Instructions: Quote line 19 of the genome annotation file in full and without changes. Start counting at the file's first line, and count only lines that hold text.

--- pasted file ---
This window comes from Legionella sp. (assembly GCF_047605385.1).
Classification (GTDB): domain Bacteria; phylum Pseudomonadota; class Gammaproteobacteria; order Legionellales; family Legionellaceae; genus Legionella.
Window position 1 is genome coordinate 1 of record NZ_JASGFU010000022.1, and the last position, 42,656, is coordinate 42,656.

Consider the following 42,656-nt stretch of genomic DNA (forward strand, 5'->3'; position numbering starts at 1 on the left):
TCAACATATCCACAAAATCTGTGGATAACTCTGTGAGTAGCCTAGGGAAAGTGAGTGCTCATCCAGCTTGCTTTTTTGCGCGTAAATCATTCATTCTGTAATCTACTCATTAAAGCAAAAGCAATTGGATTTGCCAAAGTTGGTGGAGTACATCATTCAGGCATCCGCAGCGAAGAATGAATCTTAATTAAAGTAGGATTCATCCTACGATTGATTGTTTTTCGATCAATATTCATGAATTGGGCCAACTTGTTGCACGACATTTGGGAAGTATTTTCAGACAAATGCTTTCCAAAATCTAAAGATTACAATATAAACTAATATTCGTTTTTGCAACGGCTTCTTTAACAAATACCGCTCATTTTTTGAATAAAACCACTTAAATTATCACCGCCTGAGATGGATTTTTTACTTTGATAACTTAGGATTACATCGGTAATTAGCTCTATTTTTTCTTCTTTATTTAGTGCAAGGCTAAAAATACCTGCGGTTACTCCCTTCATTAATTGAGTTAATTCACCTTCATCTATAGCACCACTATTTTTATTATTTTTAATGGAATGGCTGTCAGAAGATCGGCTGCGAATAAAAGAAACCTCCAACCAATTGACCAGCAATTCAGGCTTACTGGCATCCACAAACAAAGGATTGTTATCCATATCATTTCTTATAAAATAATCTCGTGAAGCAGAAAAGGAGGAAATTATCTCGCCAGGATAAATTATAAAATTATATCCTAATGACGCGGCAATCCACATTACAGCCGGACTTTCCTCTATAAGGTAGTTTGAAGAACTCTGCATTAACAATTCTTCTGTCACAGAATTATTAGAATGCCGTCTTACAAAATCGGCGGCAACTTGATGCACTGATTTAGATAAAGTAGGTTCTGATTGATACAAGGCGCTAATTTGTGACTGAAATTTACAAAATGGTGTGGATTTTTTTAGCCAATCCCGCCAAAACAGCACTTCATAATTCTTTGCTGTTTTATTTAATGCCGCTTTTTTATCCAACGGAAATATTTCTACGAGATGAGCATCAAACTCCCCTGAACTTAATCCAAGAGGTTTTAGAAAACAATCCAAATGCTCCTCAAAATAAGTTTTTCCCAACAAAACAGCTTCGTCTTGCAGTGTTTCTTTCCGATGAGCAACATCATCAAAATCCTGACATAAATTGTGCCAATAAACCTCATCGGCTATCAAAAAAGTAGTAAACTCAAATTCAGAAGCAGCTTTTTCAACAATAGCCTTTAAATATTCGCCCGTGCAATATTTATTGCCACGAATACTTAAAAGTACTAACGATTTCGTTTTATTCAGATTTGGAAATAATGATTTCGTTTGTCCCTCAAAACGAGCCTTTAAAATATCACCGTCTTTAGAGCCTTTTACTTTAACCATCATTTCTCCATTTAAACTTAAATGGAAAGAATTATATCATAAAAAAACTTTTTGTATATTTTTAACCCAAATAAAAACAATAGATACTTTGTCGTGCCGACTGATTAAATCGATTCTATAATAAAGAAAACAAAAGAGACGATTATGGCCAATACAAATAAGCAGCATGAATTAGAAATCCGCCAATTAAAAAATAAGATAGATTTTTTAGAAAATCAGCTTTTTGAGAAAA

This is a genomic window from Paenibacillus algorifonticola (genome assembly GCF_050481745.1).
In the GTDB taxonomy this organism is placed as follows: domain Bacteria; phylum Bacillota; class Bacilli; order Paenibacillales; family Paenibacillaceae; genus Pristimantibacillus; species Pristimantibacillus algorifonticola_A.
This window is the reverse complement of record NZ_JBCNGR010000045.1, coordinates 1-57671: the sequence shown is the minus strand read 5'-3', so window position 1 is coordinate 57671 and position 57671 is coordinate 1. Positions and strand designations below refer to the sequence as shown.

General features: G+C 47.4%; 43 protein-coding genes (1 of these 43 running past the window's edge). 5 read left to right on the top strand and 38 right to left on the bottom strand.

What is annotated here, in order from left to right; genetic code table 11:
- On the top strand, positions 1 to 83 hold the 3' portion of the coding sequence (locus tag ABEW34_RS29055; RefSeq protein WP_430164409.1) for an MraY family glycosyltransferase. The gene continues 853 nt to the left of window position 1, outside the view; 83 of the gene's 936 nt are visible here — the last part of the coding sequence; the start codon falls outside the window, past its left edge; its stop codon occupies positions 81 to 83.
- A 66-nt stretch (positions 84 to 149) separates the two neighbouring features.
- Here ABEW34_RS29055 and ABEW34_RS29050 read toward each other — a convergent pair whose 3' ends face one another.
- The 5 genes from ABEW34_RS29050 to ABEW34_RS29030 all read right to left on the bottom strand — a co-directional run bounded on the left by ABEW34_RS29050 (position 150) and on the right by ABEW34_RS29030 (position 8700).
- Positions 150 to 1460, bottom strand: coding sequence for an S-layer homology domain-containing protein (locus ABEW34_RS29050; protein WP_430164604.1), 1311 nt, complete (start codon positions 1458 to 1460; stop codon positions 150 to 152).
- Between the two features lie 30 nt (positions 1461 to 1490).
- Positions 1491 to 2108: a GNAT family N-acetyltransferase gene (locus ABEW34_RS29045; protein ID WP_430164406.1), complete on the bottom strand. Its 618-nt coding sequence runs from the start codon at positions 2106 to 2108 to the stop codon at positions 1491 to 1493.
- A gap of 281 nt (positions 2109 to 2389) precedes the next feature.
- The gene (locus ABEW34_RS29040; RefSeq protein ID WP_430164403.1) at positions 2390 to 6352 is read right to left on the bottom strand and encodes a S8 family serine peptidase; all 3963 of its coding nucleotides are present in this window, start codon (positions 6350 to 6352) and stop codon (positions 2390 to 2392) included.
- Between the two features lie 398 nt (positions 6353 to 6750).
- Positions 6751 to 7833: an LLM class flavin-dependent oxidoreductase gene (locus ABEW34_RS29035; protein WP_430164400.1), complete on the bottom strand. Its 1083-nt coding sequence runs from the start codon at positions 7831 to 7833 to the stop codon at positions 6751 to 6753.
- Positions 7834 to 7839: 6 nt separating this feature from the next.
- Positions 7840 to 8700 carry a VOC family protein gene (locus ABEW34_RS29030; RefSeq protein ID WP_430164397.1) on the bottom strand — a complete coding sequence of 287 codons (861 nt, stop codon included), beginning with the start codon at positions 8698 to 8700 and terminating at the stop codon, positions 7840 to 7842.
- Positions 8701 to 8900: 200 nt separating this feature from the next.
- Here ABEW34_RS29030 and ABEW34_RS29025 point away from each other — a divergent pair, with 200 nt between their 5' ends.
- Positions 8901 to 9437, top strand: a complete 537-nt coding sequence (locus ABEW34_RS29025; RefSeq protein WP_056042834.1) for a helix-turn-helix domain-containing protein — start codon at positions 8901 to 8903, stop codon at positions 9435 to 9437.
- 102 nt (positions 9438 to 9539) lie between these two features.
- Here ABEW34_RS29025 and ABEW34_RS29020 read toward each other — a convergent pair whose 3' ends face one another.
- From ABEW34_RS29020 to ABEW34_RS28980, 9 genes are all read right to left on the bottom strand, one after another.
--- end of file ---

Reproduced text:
- The gene (locus ABEW34_RS29040; RefSeq protein ID WP_430164403.1) at positions 2390 to 6352 is read right to left on the bottom strand and encodes a S8 family serine peptidase; all 3963 of its coding nucleotides are present in this window, start codon (positions 6350 to 6352) and stop codon (positions 2390 to 2392) included.